I met Alex who had a good idea, but didn’t know the exact details. Then, on a hunch, I stopped by the Auto Zone expecting that some gruff old parts guy could tell me just how to do it. One of the girls offered her expertise and helped me draw out a plan. She didn’t give her name or allow a photo, but her plan set me on a mission. I used a couple new friends to help, one the assistant manager of O’Reilly Auto Parts in Pritchard and Luis McMurphy who worked for a utility company but was watching the roadway flooding.
Pritchard looks like a poor town but with plenty of help, I made it through to the bridge 3 miles shorter than the Adventure Cycling folks planned their route. Hoping that all involved will read about their help — great job everyone!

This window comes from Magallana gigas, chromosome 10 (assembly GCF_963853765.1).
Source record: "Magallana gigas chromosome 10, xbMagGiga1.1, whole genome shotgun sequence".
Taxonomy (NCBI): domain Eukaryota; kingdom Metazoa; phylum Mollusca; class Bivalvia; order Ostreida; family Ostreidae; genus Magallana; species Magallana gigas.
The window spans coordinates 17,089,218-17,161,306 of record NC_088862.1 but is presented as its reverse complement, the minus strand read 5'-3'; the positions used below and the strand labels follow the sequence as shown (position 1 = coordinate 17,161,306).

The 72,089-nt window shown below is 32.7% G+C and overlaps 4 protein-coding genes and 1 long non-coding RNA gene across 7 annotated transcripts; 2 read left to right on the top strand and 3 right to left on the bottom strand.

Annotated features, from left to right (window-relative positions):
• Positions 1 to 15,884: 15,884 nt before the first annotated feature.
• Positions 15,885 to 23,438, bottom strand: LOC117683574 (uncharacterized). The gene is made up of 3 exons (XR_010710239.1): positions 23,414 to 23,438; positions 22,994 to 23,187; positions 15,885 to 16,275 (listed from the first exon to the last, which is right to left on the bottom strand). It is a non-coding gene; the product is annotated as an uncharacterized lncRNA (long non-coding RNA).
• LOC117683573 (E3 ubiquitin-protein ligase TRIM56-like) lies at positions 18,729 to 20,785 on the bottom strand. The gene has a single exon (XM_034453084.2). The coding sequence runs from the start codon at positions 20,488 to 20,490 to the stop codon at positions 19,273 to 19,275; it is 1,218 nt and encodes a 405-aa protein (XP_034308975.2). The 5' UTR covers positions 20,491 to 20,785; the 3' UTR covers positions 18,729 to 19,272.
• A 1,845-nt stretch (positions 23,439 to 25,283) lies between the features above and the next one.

Before I left Pritchard, I came upon one of the prettiest historic Catholic churches that I have seen and it was right along my route. Famous train engineer Casey Jones was baptized in the church.
I made it up and over the bridge while enjoying views of the bay and the battleship USS Alabama’s Historical Park.
Riding through what I think was Daphne was nice enough but very hilly. I had planned about 70 miles to make Loxley, probably the last town for me in Alabama. It took 69.37 miles and I’m not always that close.
The final adventure happened in this town. I sort of had a room reserved by name, which I do a lot. I called this afternoon and confirmed that I did have a room. The owner put me in a smaller motel building, back about a quarter mile a way toward town. This one will make my second entry into the crappy motel list. So I called the owner back at the main place and had an argument. In an agreement that I am only marginally happy with, I got one of the best rooms of the trip in another entirely separate building. Look for the details in the book.